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LONGCAMP.COM'S NOVA ALBION ANNEX

Introduction
to
DETERMINATION OF LATITUDE BY FRANCIS DRAKE ON THE COAST OF CALIFORNIA IN 1579

In 38. deg. 30. min. we fell with a conuenient and fit harborough, and Iune 17. came to anchor therein: where we continued till the 23. day of Iuly following. The World Encompassed

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About 1595, Jodicus Hondius drew the Portus Novea Albionis -- a plan of Drakes "convenient and fit harborough" during a stay in London. A year later he published it as a corner inset to his famous Broadside Map. No place like this exists at Drake's reported anchorage at 38.deg 30.min.

About 1635, Robert Dudley drew The Map Particolara, and included Porto di Nueva Albion at about 38° 19'

In 1790, Captain James Colnett sailed into, and charted, what he called the Port Sir Francis Drake...38° 21' 123° 00'

Sonoma County Press Democrat, October 17, 2012. The Interior Department announced a 5,965-acre Drakes Bay landmark area as the site of the "earliest documented" contact between Europeans and California Indians and the earliest recorded shipwreck on the West Coast, referring to the San Agustin, a Spanish galleon that sank in 1595.

A Park Service report calls it "the most likely site" of Drake's California landing during his circumnavigation of the globe. The landmark designation is "an important aspect of the ongoing debate" over Drake's landing point, Park Service spokesman Mike Litterst said.

But the landmark nomination form "does not address the controversy regarding [Drake's] landing site" and the designation "should not be interpreted as providing a definitive resolution of the discussion," he said in an email.

go See Colnett's plan of the port.
go See it at Google Maps
go The Portus: a WARNING!
go 1797, Bodega y Quadra clarifies the confusion of "three distinct harbors."

go See Drake's Pacific "Spanish course" from Guatulco.

Brian Kelleher wrote a book Drake's Bay, Unravelling California's Great Maritime Mystery. Brian studied every detail of Drake's voyage of circumnavigation. He did statistical analysis of all of Drake's determinations of latitude recorded in The World Encompassed. He found that, when taken on land, and from positions that can be identified today on modern maps, that Drake's results were +/- 11 minutes of latitude--quite a feat for the day. The only site that lies within this +/- 11 minutes of latitude of Drake's reported "38.deg 30.min" on the Pacific Coast is Campbell Cove (N38° 19'-- W 123° 03') on Bodega Head (large map above).

But Brian had never determined the source of Drake's errors in his determinations. Was it error in sightings? Or, were the instruments of the time incapable of doing better? One day Brian asked me, "Bob, why don't you look at the latitude problem." I did, and we were astonished at what we found.

There is a passage in the oeuvre of William F. Buckley, Jr. in which he remarks that no writer in the history of the world has ever successfully made clear to the layman the principles of celestial navigation. Then Buckley announces that celestial navigation is dead simple, and that he will pause in the development of his present narrative to redress forever the failure of the literary class to elucidate this abecedarian technology. John Mc Phee, Annuls of a Former World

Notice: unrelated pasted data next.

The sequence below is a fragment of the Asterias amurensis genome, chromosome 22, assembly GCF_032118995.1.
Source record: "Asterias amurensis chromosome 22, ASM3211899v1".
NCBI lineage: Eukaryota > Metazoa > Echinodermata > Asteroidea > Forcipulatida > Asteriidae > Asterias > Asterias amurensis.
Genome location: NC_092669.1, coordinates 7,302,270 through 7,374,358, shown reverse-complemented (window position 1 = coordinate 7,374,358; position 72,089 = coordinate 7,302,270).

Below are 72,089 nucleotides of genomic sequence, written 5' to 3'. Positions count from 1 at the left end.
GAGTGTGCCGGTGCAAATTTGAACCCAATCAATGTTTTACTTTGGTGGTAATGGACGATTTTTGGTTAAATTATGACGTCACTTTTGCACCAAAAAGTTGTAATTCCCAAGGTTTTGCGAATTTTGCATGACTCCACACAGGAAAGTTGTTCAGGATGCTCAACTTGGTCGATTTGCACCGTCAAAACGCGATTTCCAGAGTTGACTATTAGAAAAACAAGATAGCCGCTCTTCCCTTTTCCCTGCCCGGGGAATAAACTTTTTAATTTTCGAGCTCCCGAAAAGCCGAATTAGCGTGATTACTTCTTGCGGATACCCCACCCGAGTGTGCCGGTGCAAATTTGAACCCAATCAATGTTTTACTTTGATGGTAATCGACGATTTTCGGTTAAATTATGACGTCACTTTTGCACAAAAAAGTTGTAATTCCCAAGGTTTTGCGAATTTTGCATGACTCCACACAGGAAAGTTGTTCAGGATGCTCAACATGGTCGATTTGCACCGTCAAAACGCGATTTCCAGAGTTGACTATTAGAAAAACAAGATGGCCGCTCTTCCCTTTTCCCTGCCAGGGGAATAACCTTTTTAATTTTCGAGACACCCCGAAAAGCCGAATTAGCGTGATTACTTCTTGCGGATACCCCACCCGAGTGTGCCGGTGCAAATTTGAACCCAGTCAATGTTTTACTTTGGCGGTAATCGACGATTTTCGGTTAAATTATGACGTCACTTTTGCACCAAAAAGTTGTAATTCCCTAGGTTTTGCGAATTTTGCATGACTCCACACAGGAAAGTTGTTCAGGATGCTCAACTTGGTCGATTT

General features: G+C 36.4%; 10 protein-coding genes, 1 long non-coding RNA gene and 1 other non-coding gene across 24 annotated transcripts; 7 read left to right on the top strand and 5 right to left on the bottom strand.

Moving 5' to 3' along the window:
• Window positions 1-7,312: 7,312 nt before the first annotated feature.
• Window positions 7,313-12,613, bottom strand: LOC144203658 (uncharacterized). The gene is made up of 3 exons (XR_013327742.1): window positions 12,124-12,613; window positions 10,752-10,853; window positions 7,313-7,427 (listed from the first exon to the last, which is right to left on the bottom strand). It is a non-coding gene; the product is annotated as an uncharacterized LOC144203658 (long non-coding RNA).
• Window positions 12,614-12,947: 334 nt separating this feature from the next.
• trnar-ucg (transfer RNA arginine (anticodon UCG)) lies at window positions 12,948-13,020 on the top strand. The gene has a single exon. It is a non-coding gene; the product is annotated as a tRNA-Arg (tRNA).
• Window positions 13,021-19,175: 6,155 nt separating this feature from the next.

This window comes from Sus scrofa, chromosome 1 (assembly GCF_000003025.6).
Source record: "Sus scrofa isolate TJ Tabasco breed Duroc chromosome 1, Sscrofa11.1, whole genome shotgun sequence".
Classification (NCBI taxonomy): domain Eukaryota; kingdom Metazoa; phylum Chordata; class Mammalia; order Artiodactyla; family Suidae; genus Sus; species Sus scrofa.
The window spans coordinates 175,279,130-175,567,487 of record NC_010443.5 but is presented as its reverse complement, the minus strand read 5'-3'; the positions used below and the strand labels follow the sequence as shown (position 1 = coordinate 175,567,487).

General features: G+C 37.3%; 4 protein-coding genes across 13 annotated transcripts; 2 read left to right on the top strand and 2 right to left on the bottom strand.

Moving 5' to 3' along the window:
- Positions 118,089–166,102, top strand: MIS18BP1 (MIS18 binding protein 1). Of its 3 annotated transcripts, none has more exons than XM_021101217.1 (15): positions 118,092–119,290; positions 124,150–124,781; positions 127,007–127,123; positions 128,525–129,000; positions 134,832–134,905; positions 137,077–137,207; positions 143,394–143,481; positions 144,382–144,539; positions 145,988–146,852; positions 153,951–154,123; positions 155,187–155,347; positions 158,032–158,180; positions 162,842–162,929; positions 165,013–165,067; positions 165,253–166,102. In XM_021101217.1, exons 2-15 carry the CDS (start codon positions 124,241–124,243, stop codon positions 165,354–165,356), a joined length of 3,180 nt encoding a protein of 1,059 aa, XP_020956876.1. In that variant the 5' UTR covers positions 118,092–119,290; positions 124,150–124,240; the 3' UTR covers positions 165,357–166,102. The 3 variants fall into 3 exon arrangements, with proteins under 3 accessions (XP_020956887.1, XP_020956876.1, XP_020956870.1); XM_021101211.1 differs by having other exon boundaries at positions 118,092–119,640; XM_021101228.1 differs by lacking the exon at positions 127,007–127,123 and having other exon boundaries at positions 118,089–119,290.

I am not a Drake Scholar.
As you can probably guess from the topbar and other contents of this web site, my main interests lie elsewhere. But I have followed the landing site debates for more than twenty years with interest. So, when Brian suggested it, I decided to look at just where a 16th century determination of North "38. deg. 30. min." at about longitude West 123° would have been.

What if we were to roll back the calendar to 1579, leave England and sail eight hours in longitude into the next day, and go to these very locations armed with period instrumentation, period astronomical and geographical knowledge, period published tables of solar declination, and remake these observations ourselves from a calculated virtual sun at meridian transit? Here is what I found.

goDETERMINATION OF LATITUDE BY FRANCIS DRAKE ON THE COAST OF CALIFORNIA IN 1579
Copyright © January 1999 by Bob Graham
The Library of Congress TX 5-606-271

To the best of my knowledge, in the previous analysis of 16th Century navigation regarding reported historic positions, this has never been attempted. It should have been.
Many thanks to Dr. Andrew T. Young, Professor Emeritus at the Astronomy Department of San Diego State University who visited this website and straightened out some of my terminology and provided me with the rule for the obliquity of the ecliptic.
And to Brian Kelleher for leading me to the source material and for his invaluable editorial assistance.

go Another disputed 16C California landing site location.
Did Pedro de Unamuno Really Land in Morro Bay in 1587?  Probably not, according to Michael Baird. Here his examimation of the evidence.

go The Hakluyt Society. Founded in 1846, the Hakluyt Society seeks to advance knowledge and education by the publication of scholarly editions of primary records of voyages, travels and other geographical material. The 1961 Hakluyt Society publication of A Regiment For the Sea, by William Bourne, (1574) has been indispensable in this project.

See also my news page on my Frémont site for developements at Campbell Cove!


©1999, 2007
Bob Graham